Then she is kidnapped. After being dragged across a forbidding desert, she discovers that the people who have kidnapped her are more desolate than she has ever been. Her initiation into palace politics allows her to understand the larger movements threatening this tenacious band of survivors, and she throws in her efforts with their cause.
What follows is a beautiful blossoming. She discovers untapped layers of talent she never knew existed. She has relied for so long on the godstone, the jewel placed in her navel that sets her apart, for her internal sense of value. Now she discovers that the stone is not the full measure of her worth. A story of redemption in the only eyes that matter: her own.
5 stars!
To read another story about self-worth and self-exploration, try He Drinks Poison, a novel shortlisted for several national awards.

Book Review: Those Rosy Hours at Mazandaran by Marion Grace Woolley #reviews #literature

Available from Ghostwoods Books February 2015
A ravishingly written book that burns ferociously long after the last page has been turned.
This book blew. Me. Away. I haven’t laid hands on something this beautiful, this sensuously dark and attractive, since Patrick Susskind’s Perfume: The Story of a Murderer.
Set in an 1850s that feels as modern and yet as fable-like as any fantasy or fairytale, the story follows Afsar, a young woman who is the daughter of the Shah. In the Shah’s country palace, time is something that needs to be filled. The entire royal family fills it with sadistic repasts, feasts of blood that torture and murder the sworn enemies of state. The rosy hours of the title refer to a particularly horrific days-long torment of a group of rebels, a blood-soaked orgy of violence and cruelty.
Growing up in such an environment and under the thumb of a father who is not actually her father, Afsar yearns for something more. What that something is, she isn’t sure. When a circus is brought to the palace grounds, she is captivated by a magician who wears a mask to hide his facial deformity. After she murders his friend, a girl she takes as a rival for his affections, the magician trains her in the art of murder.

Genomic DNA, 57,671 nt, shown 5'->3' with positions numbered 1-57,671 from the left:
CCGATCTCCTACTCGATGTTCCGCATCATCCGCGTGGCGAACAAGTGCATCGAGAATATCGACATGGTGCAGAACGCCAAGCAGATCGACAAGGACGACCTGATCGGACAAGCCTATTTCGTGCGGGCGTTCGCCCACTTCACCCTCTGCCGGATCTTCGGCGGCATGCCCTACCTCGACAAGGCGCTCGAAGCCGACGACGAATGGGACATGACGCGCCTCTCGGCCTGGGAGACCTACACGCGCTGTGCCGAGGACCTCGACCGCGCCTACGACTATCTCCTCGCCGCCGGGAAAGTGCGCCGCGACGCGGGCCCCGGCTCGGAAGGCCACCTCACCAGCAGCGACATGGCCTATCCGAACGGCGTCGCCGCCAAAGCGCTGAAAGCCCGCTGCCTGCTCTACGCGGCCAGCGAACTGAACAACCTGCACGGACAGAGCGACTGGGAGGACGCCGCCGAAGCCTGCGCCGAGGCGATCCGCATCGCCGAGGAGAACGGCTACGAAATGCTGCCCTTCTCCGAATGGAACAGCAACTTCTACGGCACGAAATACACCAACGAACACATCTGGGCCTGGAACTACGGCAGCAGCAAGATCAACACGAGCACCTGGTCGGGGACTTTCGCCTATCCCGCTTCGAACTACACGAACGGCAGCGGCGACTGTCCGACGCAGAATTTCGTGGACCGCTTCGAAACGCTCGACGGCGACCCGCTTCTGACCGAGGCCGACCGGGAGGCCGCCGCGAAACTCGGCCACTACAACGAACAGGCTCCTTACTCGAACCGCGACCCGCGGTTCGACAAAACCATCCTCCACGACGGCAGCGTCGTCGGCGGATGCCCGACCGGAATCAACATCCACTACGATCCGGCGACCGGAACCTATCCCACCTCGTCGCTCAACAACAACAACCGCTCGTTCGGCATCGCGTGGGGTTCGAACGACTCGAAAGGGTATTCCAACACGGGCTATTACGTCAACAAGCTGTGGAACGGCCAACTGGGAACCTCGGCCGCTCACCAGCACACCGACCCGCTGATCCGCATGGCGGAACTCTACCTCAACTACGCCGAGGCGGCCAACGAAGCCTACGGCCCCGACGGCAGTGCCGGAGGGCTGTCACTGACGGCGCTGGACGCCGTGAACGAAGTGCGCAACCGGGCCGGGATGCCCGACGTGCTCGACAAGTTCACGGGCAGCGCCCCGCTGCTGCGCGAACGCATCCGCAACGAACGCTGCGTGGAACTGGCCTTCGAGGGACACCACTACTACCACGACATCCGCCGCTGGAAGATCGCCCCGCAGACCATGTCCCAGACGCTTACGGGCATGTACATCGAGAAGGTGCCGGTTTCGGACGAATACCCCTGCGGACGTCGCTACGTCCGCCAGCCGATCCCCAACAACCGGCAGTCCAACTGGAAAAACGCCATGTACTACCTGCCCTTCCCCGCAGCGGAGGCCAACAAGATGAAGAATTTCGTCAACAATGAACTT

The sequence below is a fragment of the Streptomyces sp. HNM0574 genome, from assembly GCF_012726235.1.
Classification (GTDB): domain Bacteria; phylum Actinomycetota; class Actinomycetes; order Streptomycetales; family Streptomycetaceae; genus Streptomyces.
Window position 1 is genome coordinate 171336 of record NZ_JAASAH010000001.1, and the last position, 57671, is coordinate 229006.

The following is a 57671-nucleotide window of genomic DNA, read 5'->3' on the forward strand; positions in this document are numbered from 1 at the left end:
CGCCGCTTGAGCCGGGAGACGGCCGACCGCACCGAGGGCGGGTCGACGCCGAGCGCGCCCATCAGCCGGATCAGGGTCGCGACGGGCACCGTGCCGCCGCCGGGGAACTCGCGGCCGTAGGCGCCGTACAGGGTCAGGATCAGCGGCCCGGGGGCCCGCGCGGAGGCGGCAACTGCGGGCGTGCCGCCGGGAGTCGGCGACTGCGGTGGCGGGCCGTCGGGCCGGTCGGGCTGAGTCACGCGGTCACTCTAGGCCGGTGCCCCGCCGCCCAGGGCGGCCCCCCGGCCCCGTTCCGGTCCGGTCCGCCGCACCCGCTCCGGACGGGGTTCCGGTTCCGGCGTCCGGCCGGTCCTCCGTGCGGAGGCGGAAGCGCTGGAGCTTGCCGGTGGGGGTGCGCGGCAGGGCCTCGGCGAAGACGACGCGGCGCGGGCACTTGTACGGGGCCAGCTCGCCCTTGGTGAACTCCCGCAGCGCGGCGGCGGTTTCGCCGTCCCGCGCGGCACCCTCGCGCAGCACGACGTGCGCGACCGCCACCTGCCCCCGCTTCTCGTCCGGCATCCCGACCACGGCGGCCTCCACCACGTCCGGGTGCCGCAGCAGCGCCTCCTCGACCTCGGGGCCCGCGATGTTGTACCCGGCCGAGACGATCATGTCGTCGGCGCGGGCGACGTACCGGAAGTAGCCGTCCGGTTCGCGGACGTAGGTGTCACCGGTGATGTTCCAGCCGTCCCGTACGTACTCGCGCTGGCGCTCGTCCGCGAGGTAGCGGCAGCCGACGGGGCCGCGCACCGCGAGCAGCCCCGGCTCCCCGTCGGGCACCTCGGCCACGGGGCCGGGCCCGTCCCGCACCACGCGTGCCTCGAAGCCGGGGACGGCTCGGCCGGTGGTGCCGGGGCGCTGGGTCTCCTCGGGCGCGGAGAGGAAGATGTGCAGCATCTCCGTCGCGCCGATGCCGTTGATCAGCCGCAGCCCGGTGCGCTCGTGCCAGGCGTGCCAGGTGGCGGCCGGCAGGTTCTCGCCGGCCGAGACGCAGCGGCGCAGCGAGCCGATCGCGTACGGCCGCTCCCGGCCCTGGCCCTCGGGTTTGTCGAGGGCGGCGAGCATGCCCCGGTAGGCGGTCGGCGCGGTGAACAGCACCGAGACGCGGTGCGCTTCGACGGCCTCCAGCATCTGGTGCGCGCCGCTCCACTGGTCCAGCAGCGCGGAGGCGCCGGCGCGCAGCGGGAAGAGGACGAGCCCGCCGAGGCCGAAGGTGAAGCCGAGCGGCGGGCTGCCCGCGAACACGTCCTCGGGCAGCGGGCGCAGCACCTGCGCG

It is something she takes to well. At first there is hesitation and even repulsion that she fights to quell. Underneath she finds that something she has been missing: the feeling of power, a strength that is denied her under the dictates of her brother-father, palace life, and a culture that oppresses women.
She finds freedom of a sort…a gashed and bleeding sort that wounds both her and her victims. She creates justice for other women who are wounded while also oppressing those around her—the poor, the weak, other women. She is as deformed internally as her paramour is externally.
This book grips readers in a way that defies description. While you walk with Afsar, you hold her hand as much as you are held in her thrall. You feel repulsion and yet something more, compassion and pity. This is a dark tale, yes, but one with the complexity that places it immediately in the ranks of classic literature that will live far longer than any of us reading this now. Clearly one for the ages.
An enthusiastic 5 stars!
Check back on Wednesday for an interview with this author.

Book Review: Cosette’s Tribe by Leah Griffith #reviews #literature

I was the final judge for a novel contest the year this manuscript came in to be judged. Right from the first reading, I knew this book was going to be among the top finalists. When it came time to sort through the top ten, then the top five, and finally to rank the top four entries in order, Cosette’s Tribe rose straight to the top.
It was truly an honor to be able to read this work. The literary magazine that administers the prize still to this day talks about the author and this, her first novel. Don’t miss this…and I’m waiting for the author’s next book!
5 stars!